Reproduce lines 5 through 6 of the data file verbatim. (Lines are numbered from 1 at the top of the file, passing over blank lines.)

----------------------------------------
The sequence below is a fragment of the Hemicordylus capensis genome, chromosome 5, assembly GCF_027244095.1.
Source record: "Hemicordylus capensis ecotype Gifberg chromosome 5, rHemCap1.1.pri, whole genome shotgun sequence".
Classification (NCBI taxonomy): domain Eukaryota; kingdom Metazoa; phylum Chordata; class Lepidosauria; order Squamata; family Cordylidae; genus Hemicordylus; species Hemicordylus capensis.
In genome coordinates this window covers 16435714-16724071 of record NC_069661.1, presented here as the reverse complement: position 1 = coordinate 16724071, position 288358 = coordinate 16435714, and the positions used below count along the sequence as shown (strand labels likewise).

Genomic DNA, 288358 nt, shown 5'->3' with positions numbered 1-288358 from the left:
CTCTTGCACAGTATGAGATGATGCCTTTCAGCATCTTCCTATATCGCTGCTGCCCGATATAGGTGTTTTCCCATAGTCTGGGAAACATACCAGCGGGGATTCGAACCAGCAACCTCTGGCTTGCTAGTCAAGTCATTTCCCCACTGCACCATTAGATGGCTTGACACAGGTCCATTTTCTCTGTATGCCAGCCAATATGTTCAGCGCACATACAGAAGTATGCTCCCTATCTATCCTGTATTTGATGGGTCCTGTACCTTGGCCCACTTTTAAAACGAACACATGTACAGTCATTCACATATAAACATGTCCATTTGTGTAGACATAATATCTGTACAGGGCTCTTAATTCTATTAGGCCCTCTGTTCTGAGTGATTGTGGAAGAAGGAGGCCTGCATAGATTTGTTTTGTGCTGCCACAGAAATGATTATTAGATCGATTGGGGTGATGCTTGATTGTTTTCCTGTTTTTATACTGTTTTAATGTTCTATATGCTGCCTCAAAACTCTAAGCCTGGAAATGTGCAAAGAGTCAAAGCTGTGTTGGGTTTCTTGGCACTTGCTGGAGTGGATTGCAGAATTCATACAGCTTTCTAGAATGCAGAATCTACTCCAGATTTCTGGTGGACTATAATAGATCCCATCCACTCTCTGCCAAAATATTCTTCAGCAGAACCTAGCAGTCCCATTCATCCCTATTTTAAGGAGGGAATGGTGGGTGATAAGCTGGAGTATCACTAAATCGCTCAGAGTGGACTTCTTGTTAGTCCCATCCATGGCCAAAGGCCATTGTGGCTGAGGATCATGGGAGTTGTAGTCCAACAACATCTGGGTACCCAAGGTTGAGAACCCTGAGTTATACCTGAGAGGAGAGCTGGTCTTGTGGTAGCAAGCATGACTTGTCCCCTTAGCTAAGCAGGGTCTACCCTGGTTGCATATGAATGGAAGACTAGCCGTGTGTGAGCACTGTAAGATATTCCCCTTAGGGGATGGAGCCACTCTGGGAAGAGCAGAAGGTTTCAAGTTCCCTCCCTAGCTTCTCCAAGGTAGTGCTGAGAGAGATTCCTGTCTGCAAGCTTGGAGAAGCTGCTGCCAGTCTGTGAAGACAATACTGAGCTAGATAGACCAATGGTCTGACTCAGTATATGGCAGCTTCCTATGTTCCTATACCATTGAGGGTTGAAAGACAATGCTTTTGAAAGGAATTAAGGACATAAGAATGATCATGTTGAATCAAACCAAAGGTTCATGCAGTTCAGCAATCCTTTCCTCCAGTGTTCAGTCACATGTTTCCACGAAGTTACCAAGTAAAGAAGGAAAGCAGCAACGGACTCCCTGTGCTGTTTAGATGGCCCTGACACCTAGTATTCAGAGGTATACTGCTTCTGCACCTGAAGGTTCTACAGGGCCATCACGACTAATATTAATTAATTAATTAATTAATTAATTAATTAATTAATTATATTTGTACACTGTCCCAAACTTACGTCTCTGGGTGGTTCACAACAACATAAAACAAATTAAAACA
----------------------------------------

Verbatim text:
Genomic DNA, 288358 nt, shown 5'->3' with positions numbered 1-288358 from the left:
CTCTTGCACAGTATGAGATGATGCCTTTCAGCATCTTCCTATATCGCTGCTGCCCGATATAGGTGTTTTCCCATAGTCTGGGAAACATACCAGCGGGGATTCGAACCAGCAACCTCTGGCTTGCTAGTCAAGTCATTTCCCCACTGCACCATTAGATGGCTTGACACAGGTCCATTTTCTCTGTATGCCAGCCAATATGTTCAGCGCACATACAGAAGTATGCTCCCTATCTATCCTGTATTTGATGGGTCCTGTACCTTGGCCCACTTTTAAAACGAACACATGTACAGTCATTCACATATAAACATGTCCATTTGTGTAGACATAATATCTGTACAGGGCTCTTAATTCTATTAGGCCCTCTGTTCTGAGTGATTGTGGAAGAAGGAGGCCTGCATAGATTTGTTTTGTGCTGCCACAGAAATGATTATTAGATCGATTGGGGTGATGCTTGATTGTTTTCCTGTTTTTATACTGTTTTAATGTTCTATATGCTGCCTCAAAACTCTAAGCCTGGAAATGTGCAAAGAGTCAAAGCTGTGTTGGGTTTCTTGGCACTTGCTGGAGTGGATTGCAGAATTCATACAGCTTTCTAGAATGCAGAATCTACTCCAGATTTCTGGTGGACTATAATAGATCCCATCCACTCTCTGCCAAAATATTCTTCAGCAGAACCTAGCAGTCCCATTCATCCCTATTTTAAGGAGGGAATGGTGGGTGATAAGCTGGAGTATCACTAAATCGCTCAGAGTGGACTTCTTGTTAGTCCCATCCATGGCCAAAGGCCATTGTGGCTGAGGATCATGGGAGTTGTAGTCCAACAACATCTGGGTACCCAAGGTTGAGAACCCTGAGTTATACCTGAGAGGAGAGCTGGTCTTGTGGTAGCAAGCATGACTTGTCCCCTTAGCTAAGCAGGGTCTACCCTGGTTGCATATGAATGGAAGACTAGCCGTGTGTGAGCACTGTAAGATATTCCCCTTAGGGGATGGAGCCACTCTGGGAAGAGCAGAAGGTTTCAAGTTCCCTCCCTAGCTTCTCCAAGGTAGTGCTGAGAGAGATTCCTGTCTGCAAGCTTGGAGAAGCTGCTGCCAGTCTGTGAAGACAATACTGAGCTAGATAGACCAATGGTCTGACTCAGTATATGGCAGCTTCCTATGTTCCTATACCATTGAGGGTTGAAAGACAATGCTTTTGAAAGGAATTAAGGACATAAGAATGATCATGTTGAATCAAACCAAAGGTTCATGCAGTTCAGCAATCCTTTCCTCCAGTGTTCAGTCACATGTTTCCACGAAGTTACCAAGTAAAGAAGGAAAGCAGCAACGGACTCCCTGTGCTGTTTAGATGGCCCTGACACCTAGTATTCAGAGGTATACTGCTTCTGCACCTGAAGGTTCTACAGGGCCATCACGACTAATATTAATTAATTAATTAATTAATTAATTAATTAATTAATTATATTTGTACACTGTCCCAAACTTACGTCTCTGGGTGGTTCACAACAACATAAAACAAATTAAAACA